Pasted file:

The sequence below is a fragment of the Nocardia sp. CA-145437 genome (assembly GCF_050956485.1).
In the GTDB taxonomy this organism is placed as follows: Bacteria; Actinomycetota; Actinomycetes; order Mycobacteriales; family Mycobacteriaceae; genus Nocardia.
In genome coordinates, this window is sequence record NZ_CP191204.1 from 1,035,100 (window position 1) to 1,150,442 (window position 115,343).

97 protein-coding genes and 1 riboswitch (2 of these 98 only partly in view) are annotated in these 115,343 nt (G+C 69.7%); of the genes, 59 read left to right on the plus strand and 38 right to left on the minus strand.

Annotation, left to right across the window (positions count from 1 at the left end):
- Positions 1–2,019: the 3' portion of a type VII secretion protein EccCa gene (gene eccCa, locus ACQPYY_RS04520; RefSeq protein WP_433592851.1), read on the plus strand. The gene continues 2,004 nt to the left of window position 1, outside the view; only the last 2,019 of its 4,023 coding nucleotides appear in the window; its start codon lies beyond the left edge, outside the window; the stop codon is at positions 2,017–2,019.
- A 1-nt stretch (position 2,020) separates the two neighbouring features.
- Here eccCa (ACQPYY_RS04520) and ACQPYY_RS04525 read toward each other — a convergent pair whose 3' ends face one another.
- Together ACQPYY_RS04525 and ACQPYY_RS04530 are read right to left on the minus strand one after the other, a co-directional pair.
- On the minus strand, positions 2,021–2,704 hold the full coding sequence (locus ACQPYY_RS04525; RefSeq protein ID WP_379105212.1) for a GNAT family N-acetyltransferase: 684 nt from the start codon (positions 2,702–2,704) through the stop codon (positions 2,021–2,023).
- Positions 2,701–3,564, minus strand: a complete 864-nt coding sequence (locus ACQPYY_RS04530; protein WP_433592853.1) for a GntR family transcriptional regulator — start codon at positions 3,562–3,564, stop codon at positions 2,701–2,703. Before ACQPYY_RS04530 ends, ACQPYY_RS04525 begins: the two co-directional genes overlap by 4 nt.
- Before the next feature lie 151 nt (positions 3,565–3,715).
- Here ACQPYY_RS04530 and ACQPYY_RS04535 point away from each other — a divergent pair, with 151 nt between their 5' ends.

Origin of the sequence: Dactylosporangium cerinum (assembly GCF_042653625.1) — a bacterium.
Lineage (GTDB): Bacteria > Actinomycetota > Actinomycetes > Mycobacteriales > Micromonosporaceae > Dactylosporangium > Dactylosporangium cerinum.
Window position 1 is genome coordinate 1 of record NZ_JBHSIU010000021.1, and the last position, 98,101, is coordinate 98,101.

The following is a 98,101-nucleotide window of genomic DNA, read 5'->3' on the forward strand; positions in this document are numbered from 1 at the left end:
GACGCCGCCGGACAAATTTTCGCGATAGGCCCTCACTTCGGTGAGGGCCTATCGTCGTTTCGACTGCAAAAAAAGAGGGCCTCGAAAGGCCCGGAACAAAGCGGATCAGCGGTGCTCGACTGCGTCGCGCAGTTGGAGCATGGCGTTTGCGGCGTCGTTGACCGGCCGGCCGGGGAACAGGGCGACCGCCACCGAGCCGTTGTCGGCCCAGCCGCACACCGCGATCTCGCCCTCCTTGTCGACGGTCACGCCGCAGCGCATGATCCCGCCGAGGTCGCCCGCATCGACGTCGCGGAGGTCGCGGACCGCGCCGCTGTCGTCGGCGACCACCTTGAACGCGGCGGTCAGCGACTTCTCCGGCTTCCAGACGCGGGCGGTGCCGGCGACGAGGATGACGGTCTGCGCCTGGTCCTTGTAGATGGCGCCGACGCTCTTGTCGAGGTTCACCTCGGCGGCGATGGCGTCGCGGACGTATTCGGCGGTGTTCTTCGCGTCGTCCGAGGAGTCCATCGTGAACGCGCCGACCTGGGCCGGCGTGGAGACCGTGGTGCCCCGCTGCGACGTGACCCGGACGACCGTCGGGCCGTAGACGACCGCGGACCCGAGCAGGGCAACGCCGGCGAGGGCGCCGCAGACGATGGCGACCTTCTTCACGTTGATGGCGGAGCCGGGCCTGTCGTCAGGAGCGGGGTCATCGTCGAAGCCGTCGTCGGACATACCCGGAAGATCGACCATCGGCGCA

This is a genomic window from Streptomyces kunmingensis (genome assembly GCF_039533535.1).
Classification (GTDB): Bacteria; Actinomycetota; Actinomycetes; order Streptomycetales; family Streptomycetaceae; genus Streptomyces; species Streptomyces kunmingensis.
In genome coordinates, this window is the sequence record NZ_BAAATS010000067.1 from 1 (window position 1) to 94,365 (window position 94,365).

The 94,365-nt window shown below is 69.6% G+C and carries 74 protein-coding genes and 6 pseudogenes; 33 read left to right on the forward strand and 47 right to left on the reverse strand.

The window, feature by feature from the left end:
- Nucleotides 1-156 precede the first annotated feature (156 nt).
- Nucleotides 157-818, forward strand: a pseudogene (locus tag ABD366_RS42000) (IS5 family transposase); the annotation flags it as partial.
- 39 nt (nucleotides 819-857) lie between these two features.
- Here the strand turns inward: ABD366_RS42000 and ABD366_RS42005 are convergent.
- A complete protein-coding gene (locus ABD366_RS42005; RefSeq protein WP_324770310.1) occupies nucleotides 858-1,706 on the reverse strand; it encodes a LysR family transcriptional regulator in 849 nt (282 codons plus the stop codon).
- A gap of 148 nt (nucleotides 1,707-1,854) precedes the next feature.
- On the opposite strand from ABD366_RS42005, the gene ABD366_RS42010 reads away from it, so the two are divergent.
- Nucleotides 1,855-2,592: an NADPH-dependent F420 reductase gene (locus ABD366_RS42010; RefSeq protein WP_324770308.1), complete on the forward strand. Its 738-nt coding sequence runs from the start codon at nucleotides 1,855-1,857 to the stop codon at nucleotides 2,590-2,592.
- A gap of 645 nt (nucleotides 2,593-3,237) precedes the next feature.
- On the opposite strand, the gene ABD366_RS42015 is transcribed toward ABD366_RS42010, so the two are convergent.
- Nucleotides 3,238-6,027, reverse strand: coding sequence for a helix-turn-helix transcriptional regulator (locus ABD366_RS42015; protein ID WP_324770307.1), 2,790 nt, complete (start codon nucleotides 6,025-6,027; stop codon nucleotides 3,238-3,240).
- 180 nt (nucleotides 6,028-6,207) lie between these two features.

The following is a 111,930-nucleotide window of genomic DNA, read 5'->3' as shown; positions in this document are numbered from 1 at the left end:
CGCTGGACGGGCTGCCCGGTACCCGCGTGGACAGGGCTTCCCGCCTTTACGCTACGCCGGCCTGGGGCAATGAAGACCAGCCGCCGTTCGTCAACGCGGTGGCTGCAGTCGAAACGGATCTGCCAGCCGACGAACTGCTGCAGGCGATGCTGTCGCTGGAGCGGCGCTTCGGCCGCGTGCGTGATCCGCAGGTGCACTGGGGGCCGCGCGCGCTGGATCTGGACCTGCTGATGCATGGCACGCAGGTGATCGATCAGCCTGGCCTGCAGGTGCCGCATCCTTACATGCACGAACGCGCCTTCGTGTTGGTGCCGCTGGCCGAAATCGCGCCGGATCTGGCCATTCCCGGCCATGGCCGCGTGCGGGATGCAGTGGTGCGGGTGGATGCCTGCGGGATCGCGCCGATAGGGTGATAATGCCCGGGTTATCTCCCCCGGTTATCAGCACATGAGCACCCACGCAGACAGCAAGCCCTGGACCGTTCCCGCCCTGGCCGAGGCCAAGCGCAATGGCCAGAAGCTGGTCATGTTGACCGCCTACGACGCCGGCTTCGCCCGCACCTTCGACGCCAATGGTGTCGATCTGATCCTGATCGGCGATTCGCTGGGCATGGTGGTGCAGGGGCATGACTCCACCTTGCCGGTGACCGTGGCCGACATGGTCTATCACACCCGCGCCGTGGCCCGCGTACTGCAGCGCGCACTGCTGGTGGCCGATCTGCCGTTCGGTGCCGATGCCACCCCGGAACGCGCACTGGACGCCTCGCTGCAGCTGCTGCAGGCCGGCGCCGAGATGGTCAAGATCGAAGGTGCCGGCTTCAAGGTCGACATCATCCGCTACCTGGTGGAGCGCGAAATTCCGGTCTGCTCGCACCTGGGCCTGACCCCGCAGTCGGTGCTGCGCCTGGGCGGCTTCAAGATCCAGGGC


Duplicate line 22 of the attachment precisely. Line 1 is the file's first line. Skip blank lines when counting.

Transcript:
The 94,365-nt window shown below is 69.6% G+C and carries 74 protein-coding genes and 6 pseudogenes; 33 read left to right on the forward strand and 47 right to left on the reverse strand.